This year, several generations of the Schaefer's were front and center - including 81-year-old Jack.
"Patriotism is not dead after all. I love it when there's a parade and people turn out to honor the men who gave their most," said Jack Marching in the parade, next to Mayor Bloomberg was Robert O'Malley, a Medal of Honor recipient who fought in the Vietnam War. The parade was about honoring every branch of the military. Joseph Roman was stationed in Europe during the Korean War.
"It's part of our country, part of our history and part of the future and I'm very proud," Roman said .
For this generation, the parade serves as a real life history lesson for children who are too young to realize they owe their freedom to these men and women.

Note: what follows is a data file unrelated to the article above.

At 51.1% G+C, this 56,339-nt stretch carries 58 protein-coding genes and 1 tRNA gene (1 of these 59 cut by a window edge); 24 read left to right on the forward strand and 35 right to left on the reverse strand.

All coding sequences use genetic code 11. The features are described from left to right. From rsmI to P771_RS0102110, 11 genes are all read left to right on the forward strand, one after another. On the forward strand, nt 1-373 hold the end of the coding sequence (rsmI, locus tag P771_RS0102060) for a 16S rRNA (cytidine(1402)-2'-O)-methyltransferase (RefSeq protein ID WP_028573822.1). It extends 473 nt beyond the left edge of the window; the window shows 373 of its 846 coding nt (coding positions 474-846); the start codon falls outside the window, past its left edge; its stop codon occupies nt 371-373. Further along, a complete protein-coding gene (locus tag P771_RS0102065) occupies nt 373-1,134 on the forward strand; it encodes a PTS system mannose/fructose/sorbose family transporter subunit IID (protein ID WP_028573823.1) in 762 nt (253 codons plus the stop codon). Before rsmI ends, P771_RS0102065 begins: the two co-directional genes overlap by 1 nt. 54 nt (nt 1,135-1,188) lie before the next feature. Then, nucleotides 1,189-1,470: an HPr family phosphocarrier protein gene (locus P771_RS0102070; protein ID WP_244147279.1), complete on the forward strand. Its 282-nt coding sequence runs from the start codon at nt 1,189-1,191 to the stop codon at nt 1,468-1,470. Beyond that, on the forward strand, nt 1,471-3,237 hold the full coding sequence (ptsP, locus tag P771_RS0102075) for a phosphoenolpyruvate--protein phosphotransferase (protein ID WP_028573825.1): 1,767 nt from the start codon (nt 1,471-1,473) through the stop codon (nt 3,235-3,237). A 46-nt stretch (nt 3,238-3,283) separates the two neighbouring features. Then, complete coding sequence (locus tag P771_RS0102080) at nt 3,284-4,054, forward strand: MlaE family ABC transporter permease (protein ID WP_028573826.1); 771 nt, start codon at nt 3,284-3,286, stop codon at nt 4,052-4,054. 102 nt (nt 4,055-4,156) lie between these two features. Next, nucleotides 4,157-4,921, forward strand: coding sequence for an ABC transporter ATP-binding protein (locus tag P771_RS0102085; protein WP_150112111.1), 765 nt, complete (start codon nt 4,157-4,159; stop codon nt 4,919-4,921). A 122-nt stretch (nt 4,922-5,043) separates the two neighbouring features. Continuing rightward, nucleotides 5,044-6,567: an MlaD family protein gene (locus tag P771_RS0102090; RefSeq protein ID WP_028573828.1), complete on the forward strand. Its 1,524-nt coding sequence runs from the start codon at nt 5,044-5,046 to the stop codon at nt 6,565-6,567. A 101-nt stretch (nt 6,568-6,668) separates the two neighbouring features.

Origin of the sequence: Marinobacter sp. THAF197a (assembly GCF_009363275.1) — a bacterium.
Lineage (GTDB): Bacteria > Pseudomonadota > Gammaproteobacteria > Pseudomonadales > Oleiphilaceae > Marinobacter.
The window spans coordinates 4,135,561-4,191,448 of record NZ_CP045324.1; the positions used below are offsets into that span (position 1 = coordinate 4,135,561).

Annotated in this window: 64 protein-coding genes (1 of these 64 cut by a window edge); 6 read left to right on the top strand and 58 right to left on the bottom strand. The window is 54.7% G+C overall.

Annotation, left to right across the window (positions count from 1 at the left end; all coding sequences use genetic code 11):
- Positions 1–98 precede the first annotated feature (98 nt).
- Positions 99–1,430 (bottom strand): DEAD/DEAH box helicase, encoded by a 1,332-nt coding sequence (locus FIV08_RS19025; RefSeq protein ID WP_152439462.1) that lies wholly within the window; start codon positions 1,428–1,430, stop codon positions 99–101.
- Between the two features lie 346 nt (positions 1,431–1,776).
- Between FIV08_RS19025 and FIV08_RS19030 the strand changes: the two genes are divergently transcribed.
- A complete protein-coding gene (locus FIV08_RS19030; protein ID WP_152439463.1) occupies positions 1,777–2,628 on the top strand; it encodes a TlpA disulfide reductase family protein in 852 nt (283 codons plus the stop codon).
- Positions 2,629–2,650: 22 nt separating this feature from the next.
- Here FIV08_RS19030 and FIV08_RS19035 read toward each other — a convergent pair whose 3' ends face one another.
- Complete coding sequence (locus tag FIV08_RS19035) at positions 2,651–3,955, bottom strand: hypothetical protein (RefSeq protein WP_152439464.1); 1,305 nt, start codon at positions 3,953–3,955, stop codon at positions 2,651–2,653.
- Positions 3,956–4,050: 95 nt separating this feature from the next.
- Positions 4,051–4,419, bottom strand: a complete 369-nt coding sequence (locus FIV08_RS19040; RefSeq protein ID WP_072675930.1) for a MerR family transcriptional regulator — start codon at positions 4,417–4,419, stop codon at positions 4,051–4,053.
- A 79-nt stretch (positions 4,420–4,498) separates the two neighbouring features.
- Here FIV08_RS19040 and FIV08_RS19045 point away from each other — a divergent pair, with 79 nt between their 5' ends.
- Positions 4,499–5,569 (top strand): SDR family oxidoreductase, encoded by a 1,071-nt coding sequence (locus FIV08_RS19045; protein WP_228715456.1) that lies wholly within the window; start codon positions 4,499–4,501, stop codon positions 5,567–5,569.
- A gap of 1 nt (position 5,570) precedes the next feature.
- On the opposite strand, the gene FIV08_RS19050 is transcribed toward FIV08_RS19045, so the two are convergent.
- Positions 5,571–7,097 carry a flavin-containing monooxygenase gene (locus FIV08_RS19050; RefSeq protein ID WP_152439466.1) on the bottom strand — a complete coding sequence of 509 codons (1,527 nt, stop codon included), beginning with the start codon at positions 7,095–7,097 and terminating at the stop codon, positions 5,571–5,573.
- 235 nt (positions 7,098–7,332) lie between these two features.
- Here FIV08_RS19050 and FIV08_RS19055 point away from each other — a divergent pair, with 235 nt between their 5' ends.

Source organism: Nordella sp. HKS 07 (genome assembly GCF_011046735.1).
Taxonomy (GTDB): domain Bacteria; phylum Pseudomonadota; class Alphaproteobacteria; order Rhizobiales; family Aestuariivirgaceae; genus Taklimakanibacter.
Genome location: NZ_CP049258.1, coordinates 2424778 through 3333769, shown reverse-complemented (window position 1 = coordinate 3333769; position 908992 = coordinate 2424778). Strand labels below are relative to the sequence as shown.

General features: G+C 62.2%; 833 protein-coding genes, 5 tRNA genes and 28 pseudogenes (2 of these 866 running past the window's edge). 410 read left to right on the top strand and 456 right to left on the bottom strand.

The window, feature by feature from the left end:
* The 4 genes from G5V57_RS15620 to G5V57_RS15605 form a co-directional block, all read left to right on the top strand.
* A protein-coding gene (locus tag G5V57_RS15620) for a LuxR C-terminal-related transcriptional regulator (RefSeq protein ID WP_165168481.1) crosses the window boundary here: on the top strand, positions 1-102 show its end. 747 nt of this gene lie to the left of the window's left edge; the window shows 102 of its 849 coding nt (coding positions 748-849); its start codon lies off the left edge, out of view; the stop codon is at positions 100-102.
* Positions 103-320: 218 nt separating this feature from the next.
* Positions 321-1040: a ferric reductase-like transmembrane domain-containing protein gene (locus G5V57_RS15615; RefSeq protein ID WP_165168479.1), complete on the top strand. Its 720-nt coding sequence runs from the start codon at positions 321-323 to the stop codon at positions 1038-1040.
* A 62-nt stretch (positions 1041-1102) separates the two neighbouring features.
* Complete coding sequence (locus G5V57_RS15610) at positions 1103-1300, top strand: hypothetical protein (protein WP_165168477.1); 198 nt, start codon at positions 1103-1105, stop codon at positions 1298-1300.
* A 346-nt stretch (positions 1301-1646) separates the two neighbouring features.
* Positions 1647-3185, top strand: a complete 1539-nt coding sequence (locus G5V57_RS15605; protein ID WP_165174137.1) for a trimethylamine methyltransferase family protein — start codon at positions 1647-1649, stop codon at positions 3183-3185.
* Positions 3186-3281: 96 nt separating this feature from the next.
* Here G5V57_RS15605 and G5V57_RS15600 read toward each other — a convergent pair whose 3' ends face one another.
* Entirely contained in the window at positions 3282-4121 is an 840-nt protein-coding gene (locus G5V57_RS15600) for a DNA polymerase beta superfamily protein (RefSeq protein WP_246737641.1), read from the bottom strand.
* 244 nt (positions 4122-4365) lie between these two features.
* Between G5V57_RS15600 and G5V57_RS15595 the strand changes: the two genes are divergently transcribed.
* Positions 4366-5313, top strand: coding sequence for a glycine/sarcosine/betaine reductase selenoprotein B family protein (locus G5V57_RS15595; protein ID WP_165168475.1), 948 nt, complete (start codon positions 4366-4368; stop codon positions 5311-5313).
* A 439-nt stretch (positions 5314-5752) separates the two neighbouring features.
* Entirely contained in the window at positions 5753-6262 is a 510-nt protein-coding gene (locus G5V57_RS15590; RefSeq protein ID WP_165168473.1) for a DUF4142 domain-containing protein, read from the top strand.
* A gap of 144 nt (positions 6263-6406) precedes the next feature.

"They really can't understand but at least they can appreciate and cheer on the people who have fought and the people who have made the ultimate sacrifice," said Mary Beth Schaefer.
Those who come, most from the neighborhood, make the short walk to the parade route from their homes. However, this year, many say things were a little different.
"In past years I remember the curbside being full, 10 deep ," said Queens resident Pat Baker.
"Last year we had more floats, a little more music but we go through cycles, that will change," added Queens resident Allan Larsen. Although one thing will always remain the same - the spirit of the day and the endless, thank yous.
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